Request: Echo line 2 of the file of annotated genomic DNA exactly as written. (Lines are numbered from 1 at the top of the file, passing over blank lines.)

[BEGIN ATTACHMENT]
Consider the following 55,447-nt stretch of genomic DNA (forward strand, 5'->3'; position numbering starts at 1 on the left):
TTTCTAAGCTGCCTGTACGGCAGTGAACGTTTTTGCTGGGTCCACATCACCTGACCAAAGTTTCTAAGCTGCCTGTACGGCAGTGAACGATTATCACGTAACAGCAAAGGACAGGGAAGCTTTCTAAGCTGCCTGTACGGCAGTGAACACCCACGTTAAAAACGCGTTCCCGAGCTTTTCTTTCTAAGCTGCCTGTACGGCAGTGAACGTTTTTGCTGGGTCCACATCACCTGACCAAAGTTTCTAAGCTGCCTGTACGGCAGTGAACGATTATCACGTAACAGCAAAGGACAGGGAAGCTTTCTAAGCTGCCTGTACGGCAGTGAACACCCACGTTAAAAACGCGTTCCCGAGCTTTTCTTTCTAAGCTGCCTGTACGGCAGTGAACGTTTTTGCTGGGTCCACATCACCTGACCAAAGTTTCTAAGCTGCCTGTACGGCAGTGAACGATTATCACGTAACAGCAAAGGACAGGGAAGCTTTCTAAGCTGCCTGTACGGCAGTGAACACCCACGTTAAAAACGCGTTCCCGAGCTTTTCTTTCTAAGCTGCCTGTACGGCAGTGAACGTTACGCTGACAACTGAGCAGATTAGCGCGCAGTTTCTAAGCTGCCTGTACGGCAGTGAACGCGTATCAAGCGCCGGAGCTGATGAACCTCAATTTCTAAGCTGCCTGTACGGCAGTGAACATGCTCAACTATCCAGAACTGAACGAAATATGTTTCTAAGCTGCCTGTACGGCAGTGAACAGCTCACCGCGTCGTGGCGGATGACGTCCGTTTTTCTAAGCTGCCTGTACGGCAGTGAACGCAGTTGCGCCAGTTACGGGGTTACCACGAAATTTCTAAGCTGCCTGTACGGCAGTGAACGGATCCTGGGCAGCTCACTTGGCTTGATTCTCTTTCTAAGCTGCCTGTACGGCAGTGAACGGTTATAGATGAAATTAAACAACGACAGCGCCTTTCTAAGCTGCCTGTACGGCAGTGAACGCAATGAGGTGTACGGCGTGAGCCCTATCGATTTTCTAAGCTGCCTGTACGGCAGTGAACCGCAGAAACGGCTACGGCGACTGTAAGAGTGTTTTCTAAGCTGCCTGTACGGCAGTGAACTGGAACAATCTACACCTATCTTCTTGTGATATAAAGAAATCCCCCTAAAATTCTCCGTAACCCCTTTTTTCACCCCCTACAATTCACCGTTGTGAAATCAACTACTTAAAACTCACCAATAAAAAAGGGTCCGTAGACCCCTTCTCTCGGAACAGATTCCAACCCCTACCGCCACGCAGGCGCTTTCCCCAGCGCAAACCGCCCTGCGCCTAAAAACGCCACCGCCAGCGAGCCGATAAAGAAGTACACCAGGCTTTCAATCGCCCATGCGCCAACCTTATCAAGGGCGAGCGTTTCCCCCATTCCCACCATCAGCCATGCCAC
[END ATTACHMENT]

TTTCTAAGCTGCCTGTACGGCAGTGAACGTTTTTGCTGGGTCCACATCACCTGACCAAAGTTTCTAAGCTGCCTGTACGGCAGTGAACGATTATCACGTAACAGCAAAGGACAGGGAAGCTTTCTAAGCTGCCTGTACGGCAGTGAACACCCACGTTAAAAACGCGTTCCCGAGCTTTTCTTTCTAAGCTGCCTGTACGGCAGTGAACGTTTTTGCTGGGTCCACATCACCTGACCAAAGTTTCTAAGCTGCCTGTACGGCAGTGAACGATTATCACGTAACAGCAAAGGACAGGGAAGCTTTCTAAGCTGCCTGTACGGCAGTGAACACCCACGTTAAAAACGCGTTCCCGAGCTTTTCTTTCTAAGCTGCCTGTACGGCAGTGAACGTTTTTGCTGGGTCCACATCACCTGACCAAAGTTTCTAAGCTGCCTGTACGGCAGTGAACGATTATCACGTAACAGCAAAGGACAGGGAAGCTTTCTAAGCTGCCTGTACGGCAGTGAACACCCACGTTAAAAACGCGTTCCCGAGCTTTTCTTTCTAAGCTGCCTGTACGGCAGTGAACGTTACGCTGACAACTGAGCAGATTAGCGCGCAGTTTCTAAGCTGCCTGTACGGCAGTGAACGCGTATCAAGCGCCGGAGCTGATGAACCTCAATTTCTAAGCTGCCTGTACGGCAGTGAACATGCTCAACTATCCAGAACTGAACGAAATATGTTTCTAAGCTGCCTGTACGGCAGTGAACAGCTCACCGCGTCGTGGCGGATGACGTCCGTTTTTCTAAGCTGCCTGTACGGCAGTGAACGCAGTTGCGCCAGTTACGGGGTTACCACGAAATTTCTAAGCTGCCTGTACGGCAGTGAACGGATCCTGGGCAGCTCACTTGGCTTGATTCTCTTTCTAAGCTGCCTGTACGGCAGTGAACGGTTATAGATGAAATTAAACAACGACAGCGCCTTTCTAAGCTGCCTGTACGGCAGTGAACGCAATGAGGTGTACGGCGTGAGCCCTATCGATTTTCTAAGCTGCCTGTACGGCAGTGAACCGCAGAAACGGCTACGGCGACTGTAAGAGTGTTTTCTAAGCTGCCTGTACGGCAGTGAACTGGAACAATCTACACCTATCTTCTTGTGATATAAAGAAATCCCCCTAAAATTCTCCGTAACCCCTTTTTTCACCCCCTACAATTCACCGTTGTGAAATCAACTACTTAAAACTCACCAATAAAAAAGGGTCCGTAGACCCCTTCTCTCGGAACAGATTCCAACCCCTACCGCCACGCAGGCGCTTTCCCCAGCGCAAACCGCCCTGCGCCTAAAAACGCCACCGCCAGCGAGCCGATAAAGAAGTACACCAGGCTTTCAATCGCCCATGCGCCAACCTTATCAAGGGCGAGCGTTTCCCCCATTCCCACCATCAGCCATGCCAC